At around 18 months, you can start gently sowing seeds of humility and gratitude, while leaving the "Me, me, mes!" behind. Here’s how:
DON’T buy, buy, buy
Gifts on special occasions are a virtual right of childhood. But if you bring home a trinket every time you work late or fill your daughter’s entire bedroom with Barbies just because you didn’t have them when you were a kid, your child will cross over from appreciating these gifts to expecting them, cautions Betsy Brown Braun, author of You’re Not the Boss of Me. In other words, exercise restraint.
DO delay gratification
If your child’s been begging for a certain toy, it’s OK to let her yearn for it for a while, says Brown Braun. You might say, "Yes, that ballerina doll is beautiful. You can draw a picture of it for the fridge, and we’ll put it on a list for your birthday."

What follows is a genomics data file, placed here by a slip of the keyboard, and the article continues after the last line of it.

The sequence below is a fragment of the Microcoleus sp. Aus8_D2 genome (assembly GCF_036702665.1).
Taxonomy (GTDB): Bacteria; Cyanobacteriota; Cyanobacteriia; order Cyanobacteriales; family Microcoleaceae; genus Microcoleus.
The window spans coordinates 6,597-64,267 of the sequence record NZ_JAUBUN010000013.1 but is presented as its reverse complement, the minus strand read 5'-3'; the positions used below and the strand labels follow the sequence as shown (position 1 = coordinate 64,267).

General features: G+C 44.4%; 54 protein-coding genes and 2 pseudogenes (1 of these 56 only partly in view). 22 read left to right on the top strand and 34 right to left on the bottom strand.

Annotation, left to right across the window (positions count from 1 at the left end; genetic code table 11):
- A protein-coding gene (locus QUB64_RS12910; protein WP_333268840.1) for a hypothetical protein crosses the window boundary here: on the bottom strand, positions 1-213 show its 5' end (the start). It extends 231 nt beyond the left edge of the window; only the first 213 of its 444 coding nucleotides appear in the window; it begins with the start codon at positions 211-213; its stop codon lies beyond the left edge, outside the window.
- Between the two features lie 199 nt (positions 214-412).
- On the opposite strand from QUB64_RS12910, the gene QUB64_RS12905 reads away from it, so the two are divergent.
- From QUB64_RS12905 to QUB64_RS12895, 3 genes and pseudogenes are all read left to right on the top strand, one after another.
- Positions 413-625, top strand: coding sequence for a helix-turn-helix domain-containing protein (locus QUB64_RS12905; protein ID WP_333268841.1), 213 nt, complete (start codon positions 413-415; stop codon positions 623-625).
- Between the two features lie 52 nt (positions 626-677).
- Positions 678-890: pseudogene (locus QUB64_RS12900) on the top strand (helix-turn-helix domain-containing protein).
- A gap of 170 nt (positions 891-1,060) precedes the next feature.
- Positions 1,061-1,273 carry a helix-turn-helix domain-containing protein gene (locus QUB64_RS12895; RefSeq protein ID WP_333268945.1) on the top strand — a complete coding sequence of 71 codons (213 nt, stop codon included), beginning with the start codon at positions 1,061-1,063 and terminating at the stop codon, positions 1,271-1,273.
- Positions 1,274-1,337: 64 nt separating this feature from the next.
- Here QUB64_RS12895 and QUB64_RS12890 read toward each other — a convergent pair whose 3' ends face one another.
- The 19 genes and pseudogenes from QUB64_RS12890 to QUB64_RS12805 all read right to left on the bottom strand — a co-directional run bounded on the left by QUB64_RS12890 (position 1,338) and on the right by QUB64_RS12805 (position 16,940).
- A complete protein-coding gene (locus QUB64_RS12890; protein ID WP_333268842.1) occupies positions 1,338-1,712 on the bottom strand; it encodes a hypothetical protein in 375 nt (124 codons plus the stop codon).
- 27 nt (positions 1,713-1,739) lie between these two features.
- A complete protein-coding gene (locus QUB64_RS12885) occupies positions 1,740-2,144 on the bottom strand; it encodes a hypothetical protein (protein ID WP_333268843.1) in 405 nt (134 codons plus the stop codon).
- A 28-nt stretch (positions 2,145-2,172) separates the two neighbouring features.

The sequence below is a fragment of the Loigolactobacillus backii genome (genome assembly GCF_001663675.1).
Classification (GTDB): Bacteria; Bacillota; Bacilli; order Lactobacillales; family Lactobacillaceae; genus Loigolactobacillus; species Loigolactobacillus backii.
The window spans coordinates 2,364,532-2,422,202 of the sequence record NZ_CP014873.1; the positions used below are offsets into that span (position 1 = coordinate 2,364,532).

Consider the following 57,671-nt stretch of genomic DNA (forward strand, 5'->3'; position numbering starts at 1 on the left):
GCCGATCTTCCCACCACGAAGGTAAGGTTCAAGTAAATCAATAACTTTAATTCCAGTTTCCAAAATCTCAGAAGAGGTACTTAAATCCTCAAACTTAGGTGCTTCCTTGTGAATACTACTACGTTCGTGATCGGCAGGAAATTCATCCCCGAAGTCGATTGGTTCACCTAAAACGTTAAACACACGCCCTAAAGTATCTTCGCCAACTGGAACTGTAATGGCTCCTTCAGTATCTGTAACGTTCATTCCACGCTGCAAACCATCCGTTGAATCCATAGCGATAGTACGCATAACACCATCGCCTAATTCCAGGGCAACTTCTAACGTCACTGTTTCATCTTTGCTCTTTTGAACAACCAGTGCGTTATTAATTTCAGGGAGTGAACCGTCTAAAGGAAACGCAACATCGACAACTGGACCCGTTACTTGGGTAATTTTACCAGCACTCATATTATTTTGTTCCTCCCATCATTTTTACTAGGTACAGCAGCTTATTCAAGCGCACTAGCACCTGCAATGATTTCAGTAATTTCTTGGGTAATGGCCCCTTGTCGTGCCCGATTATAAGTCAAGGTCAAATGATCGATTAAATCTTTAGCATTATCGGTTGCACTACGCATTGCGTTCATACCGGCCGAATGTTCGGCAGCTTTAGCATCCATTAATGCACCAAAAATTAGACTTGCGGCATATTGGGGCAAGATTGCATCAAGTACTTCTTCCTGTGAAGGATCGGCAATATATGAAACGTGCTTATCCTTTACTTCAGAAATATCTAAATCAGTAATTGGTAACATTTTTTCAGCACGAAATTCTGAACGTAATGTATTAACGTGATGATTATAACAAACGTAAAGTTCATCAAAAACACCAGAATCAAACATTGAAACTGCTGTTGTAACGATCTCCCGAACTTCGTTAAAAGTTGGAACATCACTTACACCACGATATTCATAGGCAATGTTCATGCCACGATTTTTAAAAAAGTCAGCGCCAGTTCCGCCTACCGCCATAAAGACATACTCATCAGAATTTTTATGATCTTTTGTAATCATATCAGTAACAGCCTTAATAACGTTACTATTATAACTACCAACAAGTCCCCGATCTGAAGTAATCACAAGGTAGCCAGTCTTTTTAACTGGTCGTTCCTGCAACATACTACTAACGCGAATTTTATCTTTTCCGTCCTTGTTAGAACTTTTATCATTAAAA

DON’T drop everything to attend to her demands
When your baby was a newborn, one hearty wail would immediately get her whatever she needed—a new diaper, a bottle, a hug. Now that she’s a toddler, she needs to learn that the world will not spin out of control if she doesn’t get what she needs at that very moment. "Say to her, ‘I will get your milk as soon as I am finished putting the dishes away, Sweetie,’" says Brown Braun. As she learns that other people have needs that are just as important as her own, her me-first attitude will subside.
DO teach about giving as well as getting
Make charity and community service a natural part of your child’s life. Give her pennies every week to put in a jar to be donated to a cause she’ll understand, like an animal shelter or a school that needs books. She can also help you pack up a box of canned goods for a local food pantry. Not only will she learn about the joy of giving, she’ll come to appreciate what she has rather than focusing on what she wants.